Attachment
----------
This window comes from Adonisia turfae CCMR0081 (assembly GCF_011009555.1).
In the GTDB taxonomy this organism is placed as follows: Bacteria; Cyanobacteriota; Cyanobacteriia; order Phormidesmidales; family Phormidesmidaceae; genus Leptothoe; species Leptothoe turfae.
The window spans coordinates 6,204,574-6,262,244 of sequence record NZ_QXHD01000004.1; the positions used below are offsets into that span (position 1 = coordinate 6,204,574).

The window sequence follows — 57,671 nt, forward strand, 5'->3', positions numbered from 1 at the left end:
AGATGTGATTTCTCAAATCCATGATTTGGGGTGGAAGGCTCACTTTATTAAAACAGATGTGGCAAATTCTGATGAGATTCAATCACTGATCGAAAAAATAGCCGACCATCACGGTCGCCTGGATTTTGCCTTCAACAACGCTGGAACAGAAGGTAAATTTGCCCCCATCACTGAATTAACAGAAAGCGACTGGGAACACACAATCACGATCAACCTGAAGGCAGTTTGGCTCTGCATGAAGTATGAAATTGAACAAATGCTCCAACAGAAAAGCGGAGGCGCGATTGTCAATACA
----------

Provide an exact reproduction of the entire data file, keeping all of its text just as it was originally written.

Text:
This window comes from Adonisia turfae CCMR0081 (assembly GCF_011009555.1).
In the GTDB taxonomy this organism is placed as follows: Bacteria; Cyanobacteriota; Cyanobacteriia; order Phormidesmidales; family Phormidesmidaceae; genus Leptothoe; species Leptothoe turfae.
The window spans coordinates 6,204,574-6,262,244 of sequence record NZ_QXHD01000004.1; the positions used below are offsets into that span (position 1 = coordinate 6,204,574).

The window sequence follows — 57,671 nt, forward strand, 5'->3', positions numbered from 1 at the left end:
AGATGTGATTTCTCAAATCCATGATTTGGGGTGGAAGGCTCACTTTATTAAAACAGATGTGGCAAATTCTGATGAGATTCAATCACTGATCGAAAAAATAGCCGACCATCACGGTCGCCTGGATTTTGCCTTCAACAACGCTGGAACAGAAGGTAAATTTGCCCCCATCACTGAATTAACAGAAAGCGACTGGGAACACACAATCACGATCAACCTGAAGGCAGTTTGGCTCTGCATGAAGTATGAAATTGAACAAATGCTCCAACAGAAAAGCGGAGGCGCGATTGTCAATACA